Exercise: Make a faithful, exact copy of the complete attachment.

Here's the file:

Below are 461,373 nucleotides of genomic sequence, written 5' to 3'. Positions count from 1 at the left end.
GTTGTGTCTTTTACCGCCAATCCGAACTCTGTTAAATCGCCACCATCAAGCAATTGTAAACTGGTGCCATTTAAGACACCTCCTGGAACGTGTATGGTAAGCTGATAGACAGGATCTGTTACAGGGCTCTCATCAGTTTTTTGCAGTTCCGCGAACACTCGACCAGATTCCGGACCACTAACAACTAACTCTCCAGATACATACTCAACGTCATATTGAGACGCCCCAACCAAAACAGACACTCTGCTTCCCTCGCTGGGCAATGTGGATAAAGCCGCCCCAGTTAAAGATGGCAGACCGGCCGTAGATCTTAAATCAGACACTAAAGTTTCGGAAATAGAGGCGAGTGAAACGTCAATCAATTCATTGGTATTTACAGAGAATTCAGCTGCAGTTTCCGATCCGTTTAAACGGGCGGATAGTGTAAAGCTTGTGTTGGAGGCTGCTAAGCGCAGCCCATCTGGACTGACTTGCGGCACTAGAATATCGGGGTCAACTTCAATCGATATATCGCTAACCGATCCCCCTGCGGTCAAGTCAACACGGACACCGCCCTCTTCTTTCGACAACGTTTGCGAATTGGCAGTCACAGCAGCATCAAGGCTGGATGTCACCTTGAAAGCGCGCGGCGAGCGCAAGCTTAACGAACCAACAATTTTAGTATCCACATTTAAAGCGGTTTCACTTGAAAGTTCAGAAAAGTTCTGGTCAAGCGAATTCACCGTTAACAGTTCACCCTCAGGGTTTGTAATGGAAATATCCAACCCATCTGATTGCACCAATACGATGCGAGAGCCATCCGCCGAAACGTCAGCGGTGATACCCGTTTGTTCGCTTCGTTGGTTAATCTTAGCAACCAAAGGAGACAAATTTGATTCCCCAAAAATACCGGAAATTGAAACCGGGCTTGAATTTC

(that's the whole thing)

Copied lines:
Below are 461,373 nucleotides of genomic sequence, written 5' to 3'. Positions count from 1 at the left end.
GTTGTGTCTTTTACCGCCAATCCGAACTCTGTTAAATCGCCACCATCAAGCAATTGTAAACTGGTGCCATTTAAGACACCTCCTGGAACGTGTATGGTAAGCTGATAGACAGGATCTGTTACAGGGCTCTCATCAGTTTTTTGCAGTTCCGCGAACACTCGACCAGATTCCGGACCACTAACAACTAACTCTCCAGATACATACTCAACGTCATATTGAGACGCCCCAACCAAAACAGACACTCTGCTTCCCTCGCTGGGCAATGTGGATAAAGCCGCCCCAGTTAAAGATGGCAGACCGGCCGTAGATCTTAAATCAGACACTAAAGTTTCGGAAATAGAGGCGAGTGAAACGTCAATCAATTCATTGGTATTTACAGAGAATTCAGCTGCAGTTTCCGATCCGTTTAAACGGGCGGATAGTGTAAAGCTTGTGTTGGAGGCTGCTAAGCGCAGCCCATCTGGACTGACTTGCGGCACTAGAATATCGGGGTCAACTTCAATCGATATATCGCTAACCGATCCCCCTGCGGTCAAGTCAACACGGACACCGCCCTCTTCTTTCGACAACGTTTGCGAATTGGCAGTCACAGCAGCATCAAGGCTGGATGTCACCTTGAAAGCGCGCGGCGAGCGCAAGCTTAACGAACCAACAATTTTAGTATCCACATTTAAAGCGGTTTCACTTGAAAGTTCAGAAAAGTTCTGGTCAAGCGAATTCACCGTTAACAGTTCACCCTCAGGGTTTGTAATGGAAATATCCAACCCATCTGATTGCACCAATACGATGCGAGAGCCATCCGCCGAAACGTCAGCGGTGATACCCGTTTGTTCGCTTCGTTGGTTAATCTTAGCAACCAAAGGAGACAAATTTGATTCCCCAAAAATACCGGAAATTGAAACCGGGCTTGAATTTC